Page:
Reference : Identification des sirtuines en tant que nouvelles cibles thérapeutiques pour l'asthm...
Dissertations and theses : Doctoral thesis
Life sciences : Biochemistry, biophysics & molecular biology
Identification des sirtuines en tant que nouvelles cibles thérapeutiques pour l'asthme allergique
[en] Identification of sirtuins as new therapeutic targets for allergic asthma
Legutko, Agnieszka mailto [Université de Liège - ULiège > > > Doct. sc. vété. (Bologne)]
University of Liege, ​Liege, ​​Belgium
Docteur en sciences vétérinaires orientation santé et productions animales
Bureau, Fabrice mailto
Lekeux, Pierre mailto
Hamaide, Annick mailto
Chariot, Alain mailto
Vanderplasschen, Alain mailto
Antoine, Nadine mailto
Gillet, Laurent mailto
Dequiedt, Franck mailto
Gustin, Pascal mailto
Peeters, Dominique mailto
Vanbever, Rita mailto
Gosset, Philippe mailto
[en] sirtuins ; asthma ; dendritic cells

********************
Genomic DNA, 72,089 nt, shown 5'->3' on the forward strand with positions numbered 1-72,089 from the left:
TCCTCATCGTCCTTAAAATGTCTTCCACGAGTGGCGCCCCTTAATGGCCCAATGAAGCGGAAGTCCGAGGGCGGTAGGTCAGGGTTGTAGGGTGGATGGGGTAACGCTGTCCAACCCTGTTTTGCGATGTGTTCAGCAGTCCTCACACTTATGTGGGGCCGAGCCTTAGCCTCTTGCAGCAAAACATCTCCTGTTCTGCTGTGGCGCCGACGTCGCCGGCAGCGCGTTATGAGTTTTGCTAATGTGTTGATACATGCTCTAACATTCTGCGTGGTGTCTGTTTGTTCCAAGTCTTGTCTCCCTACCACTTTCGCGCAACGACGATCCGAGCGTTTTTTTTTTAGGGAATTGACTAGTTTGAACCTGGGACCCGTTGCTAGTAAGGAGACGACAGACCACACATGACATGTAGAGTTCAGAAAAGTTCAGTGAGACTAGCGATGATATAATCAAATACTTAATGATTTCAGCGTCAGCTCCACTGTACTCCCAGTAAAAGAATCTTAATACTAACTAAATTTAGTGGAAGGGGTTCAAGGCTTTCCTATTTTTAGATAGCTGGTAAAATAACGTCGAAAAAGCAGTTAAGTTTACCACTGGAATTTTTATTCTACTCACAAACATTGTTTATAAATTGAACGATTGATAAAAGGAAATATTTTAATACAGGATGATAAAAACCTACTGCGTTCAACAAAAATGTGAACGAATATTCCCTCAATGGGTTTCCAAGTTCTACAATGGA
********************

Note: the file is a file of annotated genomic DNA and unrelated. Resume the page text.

[en] Sirtuins comprise a unique class of NAD+-dependent deacetylases that regulate diverse biological functions including ageing, metabolism and stress resistance. Recently, it has been shown that sirtuins may dampen the inflammatory response in vitro by inhibiting pro-inflammatory transcription factors such as NF-κB. We therefore sought to determine whether sirtuins play a role in allergic airway inflammation. To address this issue, we have assessed in OVA-sensitized mice the effects of selectively antagonizing sirtuins during OVA challenge. Sirtuin inhibition was achieved by treating mice with either cambinol or sirtinol, two selective pharmacological inhibitors. Surprisingly, sirtuin inhibition was associated with strong attenuation of allergic lung inflammation, airway hyperreactivity, production of mucus and Th2 cytokines. We furthermore showed that sirtuin inhibition altered maturation and migration of lung dendritic cells, thereby preventing dendritic cell-driven Th2 priming in the draining lymph nodes. In an attempt to elucidate the mechanisms responsible for these effects we used peroxisome proliferator-activated receptor-γ deficient cells to demonstrate that the effects of cambinol and sirtinol in dendritic cells were dependent on an increase in the activity of this anti-inflammatory transcription factor. Finally, using genetic engineering, we demonstrate that sirtuin 1 is the sirtuin responsible for repression of the activity of PPAR-γ- in dendritic cells, thereby favoring their maturation toward a pro-Th2 phenotype. This study reveals a previously unappreciated function of sirtuin 1 in the regulation of dendritic cell function and Th2 responses, thus shedding new light on our current knowledge on the regulation of inflammatory processes by sirtuins.
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